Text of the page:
UK election: Britain goes to the polls

Updated 10:58 AM EDT, Thu June 8, 2017
02:38 - Source: CNN
The year that rocked British politics

Story highlights

Polls opened at 7 a.m. local time for some 46 million registered voters

A firm result is not expected until early Friday morning in Britain

(CNN) —  

After one of the most tumultuous years in British political history, polls have opened in the country’s general election.

Less than a year since Britain voted to leave the European Union and just 11 days before the start of negotiations over the terms of that departure begins, the snap election was called by British Prime Minister Theresa May with a focus on securing a mandate to take into Brexit talks.

But the divorce from Europe has faded into the background in recent weeks in the wake of the terror attacks which hit Manchester and London, with campaigning suspended in the aftermath of both events.

Instead, factors such as the economy, the National Health Service and security have become the main topics for discussion.

More than 46 million people are eligible to vote in what is the fourth major UK poll in three years, following the 2014 Scottish independence referendum, the 2015 general election, and the 2016 Brexit vote (to say nothing of local elections in 2014, 2015 and 2017).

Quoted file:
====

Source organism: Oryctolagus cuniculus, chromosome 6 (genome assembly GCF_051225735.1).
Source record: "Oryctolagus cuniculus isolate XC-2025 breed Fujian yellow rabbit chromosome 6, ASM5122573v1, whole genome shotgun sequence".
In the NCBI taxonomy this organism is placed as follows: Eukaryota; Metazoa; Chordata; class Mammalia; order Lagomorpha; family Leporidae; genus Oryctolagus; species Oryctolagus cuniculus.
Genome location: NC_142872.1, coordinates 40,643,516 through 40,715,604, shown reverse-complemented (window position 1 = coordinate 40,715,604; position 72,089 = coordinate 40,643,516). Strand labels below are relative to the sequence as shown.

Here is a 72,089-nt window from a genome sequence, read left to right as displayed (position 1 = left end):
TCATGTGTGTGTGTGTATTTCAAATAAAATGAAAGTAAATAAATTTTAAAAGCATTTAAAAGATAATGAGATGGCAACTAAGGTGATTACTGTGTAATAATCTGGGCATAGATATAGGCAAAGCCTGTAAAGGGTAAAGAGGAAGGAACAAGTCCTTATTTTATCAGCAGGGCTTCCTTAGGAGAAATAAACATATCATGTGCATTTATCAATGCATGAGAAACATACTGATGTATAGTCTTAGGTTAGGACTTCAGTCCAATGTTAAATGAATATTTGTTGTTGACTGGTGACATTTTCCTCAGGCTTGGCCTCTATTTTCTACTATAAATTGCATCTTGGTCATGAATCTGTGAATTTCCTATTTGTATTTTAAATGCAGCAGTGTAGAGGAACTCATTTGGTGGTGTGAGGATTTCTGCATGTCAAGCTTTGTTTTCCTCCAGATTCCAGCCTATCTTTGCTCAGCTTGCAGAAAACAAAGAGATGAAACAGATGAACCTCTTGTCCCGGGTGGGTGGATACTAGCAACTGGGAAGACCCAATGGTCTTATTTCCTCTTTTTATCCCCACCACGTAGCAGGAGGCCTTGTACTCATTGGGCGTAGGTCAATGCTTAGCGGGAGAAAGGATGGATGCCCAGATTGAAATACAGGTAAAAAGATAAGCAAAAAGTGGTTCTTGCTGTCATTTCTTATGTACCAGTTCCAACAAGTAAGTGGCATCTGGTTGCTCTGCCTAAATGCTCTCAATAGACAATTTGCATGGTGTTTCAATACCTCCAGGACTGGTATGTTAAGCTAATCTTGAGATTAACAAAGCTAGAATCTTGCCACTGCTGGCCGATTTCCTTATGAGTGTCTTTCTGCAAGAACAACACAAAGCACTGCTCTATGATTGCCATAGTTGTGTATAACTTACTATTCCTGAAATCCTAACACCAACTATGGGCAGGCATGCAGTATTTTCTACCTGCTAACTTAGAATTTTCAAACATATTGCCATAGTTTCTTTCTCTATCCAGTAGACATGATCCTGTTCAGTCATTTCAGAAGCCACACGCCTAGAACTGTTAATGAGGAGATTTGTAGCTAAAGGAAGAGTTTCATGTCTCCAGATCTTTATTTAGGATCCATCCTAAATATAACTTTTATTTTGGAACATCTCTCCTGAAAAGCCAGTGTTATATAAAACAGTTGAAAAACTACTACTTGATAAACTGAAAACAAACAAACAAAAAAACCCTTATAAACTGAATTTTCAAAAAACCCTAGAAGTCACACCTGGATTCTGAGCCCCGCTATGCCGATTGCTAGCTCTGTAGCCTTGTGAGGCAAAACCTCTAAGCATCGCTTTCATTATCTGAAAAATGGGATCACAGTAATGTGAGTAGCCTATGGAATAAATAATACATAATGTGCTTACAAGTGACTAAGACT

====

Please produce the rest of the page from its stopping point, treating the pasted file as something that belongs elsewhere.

Polls close at 10 p.m. UK time (5 p.m. ET), with results expected to begin rolling in within an hour or so after voting finishes.

What about Brexit?

While both the Conservatives and Labour, led by Jeremy Corbyn, have committed to enacting Brexit, each party has a different vision for how the departure from the EU should happen.

A so-called “hard” Brexit would see the UK leave the EU’s single market, which guarantees the free movement of goods, services and people within the bloc.

A “soft” Brexit would still mean Britain leaves the EU, but the government would seek to retain access to the single market and allow some degree of free movement.

As well as their differences over how to implement Brexit, the two parties also have major disagreements on how to handle the rewriting of a great deal of British law currently set by EU regulations.

What happens?

Voters in all 650 constituencies across England, Wales, Scotland and Northern Ireland are choosing their local member of parliament (MP) from the more than 3,300 candidates running throughout the UK.

Conservative Party leader Theresa May and husband Philip  voted in Maidenhead, England.
Matt Cardy/Getty Images
Conservative Party leader Theresa May and husband Philip voted in Maidenhead, England.